HEC-TV’s Sharon Stevens and the Bruno David Gallery are pleased to introduce you to a retrospective exhibition of paintings by Max Starkloff. In conjunction with the exhibition Max Starkloff: A Retrospective; Bruno David Gallery Publications will publish a catalog on the artist’s work with an exhibition history and bibliography and texts by Robert Duffy and Charles E. Claggett.
In 1959, at the age of 21, Max Starkloff was in a car accident that left him paralyzed from the neck down. His doctors doubted he would live longer than a few days and, if he survived, his quality of life would be diminished. Max’s mother divorced and supported three children, trying for nearly four years to care for Max at home before reluctantly placing him in a nursing home managed by Franciscan Monks in Eureka, Missouri.
Max, aged 25, was sent to a facility for men, whose average age was 80. In the nursing home, Max met Brother Matthew, a 40-year-old Franciscan artist. He offered to teach Max how to paint holding the brush clenched between his teeth. Brother Matthew positioned Max close to the canvas, squeezed tubes of colors onto the palette, and began teaching Max how to draw simple shapes. By the winter of 1964, only four months after meeting Brother Matthew, Max began painting six hours a day.
In 1969, his sense of perception was shifting. While watching television as the Civil Rights Movement unfolded, Max began to wonder whether his rights and others with disabilities were being addressed. He gave up painting and became a leader in the movement for independent living and disability rights. He co-founded the Paraquad organization with his wife Colleen in 1970, and established it as one of the first 10 federally funded Independent Living Centers in the nation. Additionally, in 1983, he co-founded the National Council on Independent Living (with Marca Bristo, Judy Heumann, Lex Frieden and Charlie Carr).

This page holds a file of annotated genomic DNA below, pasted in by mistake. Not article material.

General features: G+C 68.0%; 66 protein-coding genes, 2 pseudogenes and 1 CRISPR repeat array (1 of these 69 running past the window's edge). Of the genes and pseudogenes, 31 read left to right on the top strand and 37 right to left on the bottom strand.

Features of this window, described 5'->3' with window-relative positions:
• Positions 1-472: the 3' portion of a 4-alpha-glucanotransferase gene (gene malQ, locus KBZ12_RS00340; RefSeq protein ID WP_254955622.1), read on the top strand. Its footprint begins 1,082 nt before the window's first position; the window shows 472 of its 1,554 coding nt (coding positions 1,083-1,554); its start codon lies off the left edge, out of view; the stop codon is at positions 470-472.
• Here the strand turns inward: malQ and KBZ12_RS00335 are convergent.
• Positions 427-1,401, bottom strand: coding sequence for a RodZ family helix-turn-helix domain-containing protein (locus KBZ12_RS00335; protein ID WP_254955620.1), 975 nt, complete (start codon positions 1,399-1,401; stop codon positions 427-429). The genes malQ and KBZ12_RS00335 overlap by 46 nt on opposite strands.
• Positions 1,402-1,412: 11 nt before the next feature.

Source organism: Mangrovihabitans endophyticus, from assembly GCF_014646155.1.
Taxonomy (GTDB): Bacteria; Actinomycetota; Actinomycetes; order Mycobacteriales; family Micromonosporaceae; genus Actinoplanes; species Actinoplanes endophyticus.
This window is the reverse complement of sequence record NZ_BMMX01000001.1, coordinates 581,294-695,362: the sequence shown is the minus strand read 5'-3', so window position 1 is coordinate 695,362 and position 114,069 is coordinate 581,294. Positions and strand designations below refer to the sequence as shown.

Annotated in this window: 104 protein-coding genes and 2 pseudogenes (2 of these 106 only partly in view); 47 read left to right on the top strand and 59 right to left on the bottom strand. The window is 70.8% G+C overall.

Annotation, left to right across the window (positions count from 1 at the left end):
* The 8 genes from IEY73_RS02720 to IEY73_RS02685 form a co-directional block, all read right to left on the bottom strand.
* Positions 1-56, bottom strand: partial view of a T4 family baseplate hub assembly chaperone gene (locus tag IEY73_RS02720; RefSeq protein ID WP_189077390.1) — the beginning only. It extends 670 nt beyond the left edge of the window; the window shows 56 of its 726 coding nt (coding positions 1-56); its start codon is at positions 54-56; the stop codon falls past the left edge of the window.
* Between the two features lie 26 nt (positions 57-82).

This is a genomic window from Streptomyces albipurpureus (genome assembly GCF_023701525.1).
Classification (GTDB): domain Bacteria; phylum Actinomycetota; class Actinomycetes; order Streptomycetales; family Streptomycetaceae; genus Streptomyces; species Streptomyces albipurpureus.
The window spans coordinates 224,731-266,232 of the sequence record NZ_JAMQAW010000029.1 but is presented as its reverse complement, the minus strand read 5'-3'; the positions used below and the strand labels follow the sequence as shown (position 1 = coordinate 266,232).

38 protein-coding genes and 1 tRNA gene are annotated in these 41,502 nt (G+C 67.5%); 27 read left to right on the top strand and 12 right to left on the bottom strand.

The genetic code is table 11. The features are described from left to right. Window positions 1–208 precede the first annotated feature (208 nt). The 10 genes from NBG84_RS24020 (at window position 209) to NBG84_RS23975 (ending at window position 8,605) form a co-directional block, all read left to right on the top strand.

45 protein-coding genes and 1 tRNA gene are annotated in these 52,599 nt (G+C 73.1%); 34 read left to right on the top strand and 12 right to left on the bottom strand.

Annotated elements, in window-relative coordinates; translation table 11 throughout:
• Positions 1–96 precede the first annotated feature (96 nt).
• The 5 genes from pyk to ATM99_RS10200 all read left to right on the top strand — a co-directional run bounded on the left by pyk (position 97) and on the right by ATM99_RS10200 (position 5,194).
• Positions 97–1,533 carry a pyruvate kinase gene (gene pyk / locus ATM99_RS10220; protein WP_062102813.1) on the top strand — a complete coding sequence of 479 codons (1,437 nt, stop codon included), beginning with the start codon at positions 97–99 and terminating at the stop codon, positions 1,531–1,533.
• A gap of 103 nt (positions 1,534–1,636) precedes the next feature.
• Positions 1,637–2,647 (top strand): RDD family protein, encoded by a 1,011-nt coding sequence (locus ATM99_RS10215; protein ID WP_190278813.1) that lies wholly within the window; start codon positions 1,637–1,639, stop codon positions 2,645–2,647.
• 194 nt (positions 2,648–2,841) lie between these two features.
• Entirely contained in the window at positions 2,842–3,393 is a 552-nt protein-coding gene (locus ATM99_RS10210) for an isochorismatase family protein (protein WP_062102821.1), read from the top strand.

Max would go on to establish the Starkloff Disability Institute in 2003. Max Starkloff’s legacy of dedication to the ongoing fight for Civil Rights has changed the face of our nation, helping America to redefine the meaning of independence for the 21st century. Starkloff lobbied for legislation for curb cuts and disabled parking, as well as for the Americans with Disabilities Act of 1990. He won a President’s Distinguished Service Award in 1991, and was awarded a star on the St. Louis Walk of Fame. Max Starkloff was born in St. Louis, Missouri in 1937. He passed away in December 2010.
The exhibition Max Starkloff: A Retrospective is open to the public from March 27 to June 27, 2015. In the Media Arts Room, the gallery presents a short documentary (9:20 min) Max Starkloff: A Life by Gary Womack, on the life of Max Starkloff and his legacy as a Civil Rights leader and as an artist.